We read with interest the letter and study synopsis from Ivanisevic and Djelmis (1) and published descriptions (n = ∼30) of their cohort of pregnant women with type 1 diabetes (T1D) (2). It is unclear how many of their participants had detectable C-peptide at baseline. Typically, <50% of women with T1D have detectable C-peptide in early pregnancy, suggesting residual β-cell function (3).
Among Continuous Glucose Monitoring in Women With Type 1 Diabetes in Pregnancy Trial (CONCEPTT) participants, we identified three patterns in C-peptide trajectory (3). Group 1 (58%; n = 74) had undetectable C-peptide throughout pregnancy. Group 2 (17%; n = 22) had detectable C-peptide initially, 25–200 pmol/L, which remained detectable throughout pregnancy. They had lower BMI as well as later onset and shorter duration of T1D and favorable glycemia. Our novel and unexpected finding identified a subgroup of women with undetectable C-peptide at baseline and 24 weeks that became detectable at low concentration, 4–26 pmol/L, at 34 weeks of gestation (group 3; 24%; n = 31). There was no evidence of fetal C-peptide crossing the placenta in group 1. The relatively higher concentrations of maternal C-peptide would have masked any effect in group 2. Group 3 women had suboptimal glycemia and higher cord C-peptide, consistent with fetal hyperinsulinemia, and striking rates of neonatal morbidity. We therefore concluded that fetal C-peptide may have crossed the placenta into maternal circulation in late pregnancy. As this pattern was only evident in 24% of pregnant women, we are unsurprised that maternal and cord C-peptide were not correlated in the cohort described by Ivanisevic and Djelmis (1) as a whole.
Ivanisevic and Djelmis (1) identified that residual β-cell function was associated with improved glycemia, reduced macrosomia, and increased maternal C-peptide during pregnancy. We found that among group 2 women, maternal serum C-peptide levels tended to fall, possibly due to vascular changes during pregnancy. Previous work demonstrated that C-peptide concentrations are highly variable both within and between women during pregnancy (3,4). Larger samples are needed to comment on pregnancy outcomes, but it is well established that women with shorter duration of T1D, who are most likely to have endogenous insulin secretion, have favorable antenatal glycemia and fewer neonatal complications (5).
Ivanisevic and Djelmis (1) suggested immunological tolerance augments β-cell function in pregnancy. We considered this and measured GAD, islet cell, IA2, and ZnT8 autoantibodies at 12, 24, and 34 weeks. Participants with detectable C-peptide (group 2) were more likely to still have detectable GAD or islet cell antibodies than women in groups 1 and 3. However, diabetes-related autoantibody positivity was stable for all groups throughout pregnancy, with no evidence of new immune phenomena, which might occur if quiescent β-cells became functional again.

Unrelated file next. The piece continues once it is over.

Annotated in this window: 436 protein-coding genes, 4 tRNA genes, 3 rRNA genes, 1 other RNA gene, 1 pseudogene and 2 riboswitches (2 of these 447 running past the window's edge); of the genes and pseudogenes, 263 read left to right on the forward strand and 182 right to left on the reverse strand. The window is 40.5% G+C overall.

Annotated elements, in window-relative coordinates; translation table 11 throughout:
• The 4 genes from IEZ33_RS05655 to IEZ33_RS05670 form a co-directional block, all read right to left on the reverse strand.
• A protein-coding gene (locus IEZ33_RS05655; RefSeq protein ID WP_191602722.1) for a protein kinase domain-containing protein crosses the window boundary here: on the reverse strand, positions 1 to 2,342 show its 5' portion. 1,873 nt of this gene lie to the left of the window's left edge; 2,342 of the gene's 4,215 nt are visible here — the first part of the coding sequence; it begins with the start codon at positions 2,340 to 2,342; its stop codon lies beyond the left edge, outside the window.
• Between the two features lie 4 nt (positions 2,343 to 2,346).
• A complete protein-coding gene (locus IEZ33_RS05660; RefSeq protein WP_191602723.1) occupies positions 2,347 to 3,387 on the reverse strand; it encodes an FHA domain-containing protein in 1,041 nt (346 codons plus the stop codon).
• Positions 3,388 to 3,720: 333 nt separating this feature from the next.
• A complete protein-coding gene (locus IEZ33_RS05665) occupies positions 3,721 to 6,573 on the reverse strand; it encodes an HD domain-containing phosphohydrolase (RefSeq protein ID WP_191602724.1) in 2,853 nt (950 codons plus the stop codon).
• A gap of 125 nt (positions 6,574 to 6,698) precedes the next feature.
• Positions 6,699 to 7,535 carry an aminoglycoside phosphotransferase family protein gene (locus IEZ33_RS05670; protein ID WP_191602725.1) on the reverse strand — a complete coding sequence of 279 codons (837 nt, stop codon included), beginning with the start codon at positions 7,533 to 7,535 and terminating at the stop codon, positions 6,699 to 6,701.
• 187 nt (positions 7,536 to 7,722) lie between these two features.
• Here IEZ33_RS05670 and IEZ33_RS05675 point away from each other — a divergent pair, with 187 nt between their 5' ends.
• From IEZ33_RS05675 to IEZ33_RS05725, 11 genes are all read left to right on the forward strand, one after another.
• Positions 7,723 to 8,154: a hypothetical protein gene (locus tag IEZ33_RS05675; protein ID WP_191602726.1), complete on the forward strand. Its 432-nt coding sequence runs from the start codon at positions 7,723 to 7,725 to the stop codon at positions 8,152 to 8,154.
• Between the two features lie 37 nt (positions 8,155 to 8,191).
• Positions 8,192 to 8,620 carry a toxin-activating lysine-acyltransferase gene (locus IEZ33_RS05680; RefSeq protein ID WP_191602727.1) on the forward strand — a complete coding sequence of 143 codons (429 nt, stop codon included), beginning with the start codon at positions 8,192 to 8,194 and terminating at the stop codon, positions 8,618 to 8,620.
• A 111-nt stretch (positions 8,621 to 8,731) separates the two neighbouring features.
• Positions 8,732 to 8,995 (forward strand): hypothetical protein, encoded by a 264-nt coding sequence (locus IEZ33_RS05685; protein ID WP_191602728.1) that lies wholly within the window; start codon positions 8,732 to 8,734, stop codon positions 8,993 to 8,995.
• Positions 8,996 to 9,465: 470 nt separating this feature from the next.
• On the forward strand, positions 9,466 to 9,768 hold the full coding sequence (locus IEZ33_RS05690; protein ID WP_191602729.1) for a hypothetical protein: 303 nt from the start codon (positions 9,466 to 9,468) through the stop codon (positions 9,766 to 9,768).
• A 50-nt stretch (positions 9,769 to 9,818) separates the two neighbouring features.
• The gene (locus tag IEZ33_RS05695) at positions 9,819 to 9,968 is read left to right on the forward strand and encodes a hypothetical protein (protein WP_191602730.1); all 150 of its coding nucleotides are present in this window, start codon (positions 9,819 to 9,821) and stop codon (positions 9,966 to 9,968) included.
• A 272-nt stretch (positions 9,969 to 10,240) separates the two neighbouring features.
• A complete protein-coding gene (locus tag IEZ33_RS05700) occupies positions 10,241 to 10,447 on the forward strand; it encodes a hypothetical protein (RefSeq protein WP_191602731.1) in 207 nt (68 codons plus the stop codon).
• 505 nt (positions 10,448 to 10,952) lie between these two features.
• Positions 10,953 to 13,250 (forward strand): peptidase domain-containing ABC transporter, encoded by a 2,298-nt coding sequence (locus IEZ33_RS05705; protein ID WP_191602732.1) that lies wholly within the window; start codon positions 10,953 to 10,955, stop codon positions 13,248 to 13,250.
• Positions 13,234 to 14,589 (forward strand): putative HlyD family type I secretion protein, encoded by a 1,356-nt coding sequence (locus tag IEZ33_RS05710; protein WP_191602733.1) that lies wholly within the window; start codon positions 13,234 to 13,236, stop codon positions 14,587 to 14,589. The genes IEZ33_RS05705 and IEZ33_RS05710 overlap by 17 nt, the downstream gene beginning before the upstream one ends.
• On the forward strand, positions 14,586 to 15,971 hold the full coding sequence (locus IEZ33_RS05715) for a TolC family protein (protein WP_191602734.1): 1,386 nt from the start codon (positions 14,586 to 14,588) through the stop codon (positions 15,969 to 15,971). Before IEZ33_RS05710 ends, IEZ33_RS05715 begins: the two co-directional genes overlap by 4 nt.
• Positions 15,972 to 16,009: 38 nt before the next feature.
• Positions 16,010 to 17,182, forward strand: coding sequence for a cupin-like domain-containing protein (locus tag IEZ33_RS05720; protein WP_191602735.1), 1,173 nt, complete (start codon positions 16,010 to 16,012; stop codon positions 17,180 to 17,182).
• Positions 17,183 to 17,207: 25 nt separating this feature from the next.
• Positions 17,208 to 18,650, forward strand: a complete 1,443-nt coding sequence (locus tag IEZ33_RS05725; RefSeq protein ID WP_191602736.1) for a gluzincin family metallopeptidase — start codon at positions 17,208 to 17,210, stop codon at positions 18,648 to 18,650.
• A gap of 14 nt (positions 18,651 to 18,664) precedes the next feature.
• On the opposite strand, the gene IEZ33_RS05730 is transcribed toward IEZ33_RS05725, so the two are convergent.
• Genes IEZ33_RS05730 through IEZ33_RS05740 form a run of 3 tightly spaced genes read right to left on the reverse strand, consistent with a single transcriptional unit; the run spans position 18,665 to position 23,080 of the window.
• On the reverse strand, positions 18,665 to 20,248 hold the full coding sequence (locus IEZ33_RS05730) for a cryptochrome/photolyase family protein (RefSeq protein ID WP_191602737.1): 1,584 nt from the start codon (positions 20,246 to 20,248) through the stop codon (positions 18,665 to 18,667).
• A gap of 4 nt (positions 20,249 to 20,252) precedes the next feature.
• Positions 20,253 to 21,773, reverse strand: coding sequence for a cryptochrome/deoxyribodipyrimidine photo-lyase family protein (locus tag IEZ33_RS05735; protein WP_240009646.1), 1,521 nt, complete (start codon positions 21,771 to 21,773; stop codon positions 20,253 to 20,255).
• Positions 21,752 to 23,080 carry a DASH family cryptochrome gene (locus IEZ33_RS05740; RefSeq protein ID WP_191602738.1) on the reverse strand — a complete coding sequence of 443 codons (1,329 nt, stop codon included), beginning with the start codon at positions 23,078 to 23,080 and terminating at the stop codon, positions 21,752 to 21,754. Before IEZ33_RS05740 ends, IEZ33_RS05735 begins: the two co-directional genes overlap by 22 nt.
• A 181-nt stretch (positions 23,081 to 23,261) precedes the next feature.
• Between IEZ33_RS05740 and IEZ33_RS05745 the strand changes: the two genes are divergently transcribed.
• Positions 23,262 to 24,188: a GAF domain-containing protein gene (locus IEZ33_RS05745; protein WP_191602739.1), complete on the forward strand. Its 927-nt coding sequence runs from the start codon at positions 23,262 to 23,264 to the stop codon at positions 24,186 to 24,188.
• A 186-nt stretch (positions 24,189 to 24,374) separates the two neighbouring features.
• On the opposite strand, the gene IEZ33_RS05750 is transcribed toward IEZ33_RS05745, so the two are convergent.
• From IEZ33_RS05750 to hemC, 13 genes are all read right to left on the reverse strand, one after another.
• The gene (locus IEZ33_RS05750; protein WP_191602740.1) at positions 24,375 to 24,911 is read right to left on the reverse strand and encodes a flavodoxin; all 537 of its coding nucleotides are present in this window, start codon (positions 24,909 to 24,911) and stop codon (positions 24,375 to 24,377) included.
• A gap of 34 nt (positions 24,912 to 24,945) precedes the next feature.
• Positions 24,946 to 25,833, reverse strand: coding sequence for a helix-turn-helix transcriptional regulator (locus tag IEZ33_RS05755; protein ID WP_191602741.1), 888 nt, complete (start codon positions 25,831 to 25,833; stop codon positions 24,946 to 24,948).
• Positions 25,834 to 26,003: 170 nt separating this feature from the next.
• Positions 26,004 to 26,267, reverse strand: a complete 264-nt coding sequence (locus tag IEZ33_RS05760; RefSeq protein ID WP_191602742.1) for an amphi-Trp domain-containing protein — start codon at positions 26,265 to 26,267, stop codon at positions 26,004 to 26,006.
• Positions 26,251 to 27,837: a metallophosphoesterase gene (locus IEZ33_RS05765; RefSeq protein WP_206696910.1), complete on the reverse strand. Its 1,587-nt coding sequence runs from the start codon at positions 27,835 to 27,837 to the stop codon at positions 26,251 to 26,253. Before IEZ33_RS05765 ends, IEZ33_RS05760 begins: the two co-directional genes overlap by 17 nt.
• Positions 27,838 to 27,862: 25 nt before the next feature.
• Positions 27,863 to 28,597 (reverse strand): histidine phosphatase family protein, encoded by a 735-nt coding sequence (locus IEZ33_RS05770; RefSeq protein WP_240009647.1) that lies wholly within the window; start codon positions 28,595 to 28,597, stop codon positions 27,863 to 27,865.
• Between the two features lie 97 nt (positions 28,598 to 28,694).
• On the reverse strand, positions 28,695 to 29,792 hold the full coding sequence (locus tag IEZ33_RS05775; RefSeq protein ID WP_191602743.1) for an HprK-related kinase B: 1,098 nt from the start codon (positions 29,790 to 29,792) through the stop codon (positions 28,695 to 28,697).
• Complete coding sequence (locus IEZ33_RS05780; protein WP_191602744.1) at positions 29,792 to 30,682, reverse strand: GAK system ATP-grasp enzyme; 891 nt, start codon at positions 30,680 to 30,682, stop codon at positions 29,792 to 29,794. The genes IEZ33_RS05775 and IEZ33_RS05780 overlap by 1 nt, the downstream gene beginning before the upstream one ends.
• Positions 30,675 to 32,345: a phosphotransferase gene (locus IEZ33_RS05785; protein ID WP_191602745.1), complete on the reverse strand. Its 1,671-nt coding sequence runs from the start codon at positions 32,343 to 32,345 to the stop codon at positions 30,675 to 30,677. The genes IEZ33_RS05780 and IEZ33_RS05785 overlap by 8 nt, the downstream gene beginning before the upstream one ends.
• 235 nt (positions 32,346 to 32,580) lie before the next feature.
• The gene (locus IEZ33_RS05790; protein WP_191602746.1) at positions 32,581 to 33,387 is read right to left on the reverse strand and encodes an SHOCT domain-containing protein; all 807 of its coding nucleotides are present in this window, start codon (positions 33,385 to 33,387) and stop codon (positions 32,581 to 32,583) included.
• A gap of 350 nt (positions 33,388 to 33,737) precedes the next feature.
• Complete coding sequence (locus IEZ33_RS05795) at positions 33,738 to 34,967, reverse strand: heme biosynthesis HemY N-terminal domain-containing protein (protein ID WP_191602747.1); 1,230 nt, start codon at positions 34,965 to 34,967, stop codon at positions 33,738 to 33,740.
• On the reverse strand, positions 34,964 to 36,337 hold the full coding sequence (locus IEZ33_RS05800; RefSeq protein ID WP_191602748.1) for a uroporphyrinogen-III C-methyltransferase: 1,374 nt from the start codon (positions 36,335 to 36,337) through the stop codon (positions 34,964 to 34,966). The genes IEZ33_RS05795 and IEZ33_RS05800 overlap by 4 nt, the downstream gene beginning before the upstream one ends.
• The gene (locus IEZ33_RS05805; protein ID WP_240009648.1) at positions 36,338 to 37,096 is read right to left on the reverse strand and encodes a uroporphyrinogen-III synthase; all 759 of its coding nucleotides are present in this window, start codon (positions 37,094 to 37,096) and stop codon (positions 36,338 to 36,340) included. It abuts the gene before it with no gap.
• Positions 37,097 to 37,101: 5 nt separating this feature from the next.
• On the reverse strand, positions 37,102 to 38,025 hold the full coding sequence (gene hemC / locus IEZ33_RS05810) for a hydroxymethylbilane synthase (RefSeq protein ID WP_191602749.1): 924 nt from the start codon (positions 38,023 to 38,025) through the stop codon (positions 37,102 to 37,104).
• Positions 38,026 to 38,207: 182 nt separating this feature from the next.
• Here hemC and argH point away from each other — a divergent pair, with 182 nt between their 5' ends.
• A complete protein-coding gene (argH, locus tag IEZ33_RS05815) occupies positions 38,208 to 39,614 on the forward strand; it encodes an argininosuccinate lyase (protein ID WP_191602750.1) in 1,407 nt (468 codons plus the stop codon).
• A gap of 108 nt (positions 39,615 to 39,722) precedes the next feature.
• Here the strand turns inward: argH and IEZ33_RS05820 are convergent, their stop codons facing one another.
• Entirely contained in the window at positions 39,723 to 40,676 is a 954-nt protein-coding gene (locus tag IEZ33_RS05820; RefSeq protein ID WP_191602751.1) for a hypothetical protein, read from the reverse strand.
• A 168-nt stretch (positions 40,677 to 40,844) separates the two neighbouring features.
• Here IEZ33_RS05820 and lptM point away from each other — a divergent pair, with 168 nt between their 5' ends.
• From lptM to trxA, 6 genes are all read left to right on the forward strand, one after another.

In conclusion, transplacental movement of small quantities of C-peptide during late gestation is the most plausible explanation for the novel appearance of C-peptide in maternal serum in late pregnancy. However, other unmeasured factors stimulating maternal and/or fetal β-cell function, or nonpancreatic cells producing insulin or related fragments during pregnancy, cannot be excluded. Larger studies with longitudinal C-peptide assessment before, during, and after pregnancy are warranted to further investigate these unexpected findings among a subset of women with T1D.
A complete list of CONCEPTT Collaborative Group members can be found in the appendix of the original article by Meek et al. (https://doi.org/10.2337/dc21-0028).
Funding and Duality of Interest. C.L.M. is supported by the Diabetes UK Harry Keen Intermediate Clinical Fellowship (DUK-HKF 17/0005712) and the European Foundation for the Study of Diabetes—Novo Nordisk Foundation Future Leaders’ Award (NNF19SA058974). R.A.O. is supported by the Diabetes UK Harry Keen Intermediate Clinical Fellowship (DUK-HKF 16/0005529). T.M.D. is funded by a National Institute for Health Research Senior Lecturer Fellowship. A.T.H. is a Wellcome Trust Senior Research fellow. H.R.M. conducts independent research supported by the National Institute for Health Research (Career Development Fellowship CDF-2013-06-035) and is supported by Tommy’s charity. H.R.M. has received honoraria for speaking engagements from Medtronic, Roche, Novo Nordisk, and Eli Lilly and is a member of the Medtronic European Advisory Board. The CONCEPTT trial is funded by JDRF grant 17-2011-533 and grants under the JDRF Canadian Clinical Trial Network, a public-private partnership including JDRF and FedDev Ontario and supported by JDRF 80-2010-585. Medtronic supplied the continuous glucose monitoring sensors and continuous glucose monitoring systems at reduced cost. No other potential conflicts of interest relevant to this article were reported.
The study sponsor/funders were not involved in the design of the study, the collection, analysis, and interpretation of data, and the writing of the report and did not impose any restrictions regarding the publication of the report.